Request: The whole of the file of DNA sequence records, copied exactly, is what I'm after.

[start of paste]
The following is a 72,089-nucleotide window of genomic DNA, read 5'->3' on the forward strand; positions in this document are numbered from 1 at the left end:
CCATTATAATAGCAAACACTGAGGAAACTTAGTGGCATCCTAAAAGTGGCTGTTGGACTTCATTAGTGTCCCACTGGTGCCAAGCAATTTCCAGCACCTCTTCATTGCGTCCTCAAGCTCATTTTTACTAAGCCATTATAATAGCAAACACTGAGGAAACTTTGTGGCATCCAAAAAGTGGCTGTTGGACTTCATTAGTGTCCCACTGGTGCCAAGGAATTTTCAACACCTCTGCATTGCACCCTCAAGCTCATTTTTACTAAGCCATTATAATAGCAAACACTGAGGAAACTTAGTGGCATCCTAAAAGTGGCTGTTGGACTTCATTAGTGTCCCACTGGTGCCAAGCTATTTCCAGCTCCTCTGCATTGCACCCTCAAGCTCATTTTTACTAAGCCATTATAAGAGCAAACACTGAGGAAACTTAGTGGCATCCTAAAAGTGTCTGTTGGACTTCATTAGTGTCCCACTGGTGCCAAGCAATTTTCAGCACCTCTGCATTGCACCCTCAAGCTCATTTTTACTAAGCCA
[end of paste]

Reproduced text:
The following is a 72,089-nucleotide window of genomic DNA, read 5'->3' on the forward strand; positions in this document are numbered from 1 at the left end:
CCATTATAATAGCAAACACTGAGGAAACTTAGTGGCATCCTAAAAGTGGCTGTTGGACTTCATTAGTGTCCCACTGGTGCCAAGCAATTTCCAGCACCTCTTCATTGCGTCCTCAAGCTCATTTTTACTAAGCCATTATAATAGCAAACACTGAGGAAACTTTGTGGCATCCAAAAAGTGGCTGTTGGACTTCATTAGTGTCCCACTGGTGCCAAGGAATTTTCAACACCTCTGCATTGCACCCTCAAGCTCATTTTTACTAAGCCATTATAATAGCAAACACTGAGGAAACTTAGTGGCATCCTAAAAGTGGCTGTTGGACTTCATTAGTGTCCCACTGGTGCCAAGCTATTTCCAGCTCCTCTGCATTGCACCCTCAAGCTCATTTTTACTAAGCCATTATAAGAGCAAACACTGAGGAAACTTAGTGGCATCCTAAAAGTGTCTGTTGGACTTCATTAGTGTCCCACTGGTGCCAAGCAATTTTCAGCACCTCTGCATTGCACCCTCAAGCTCATTTTTACTAAGCCA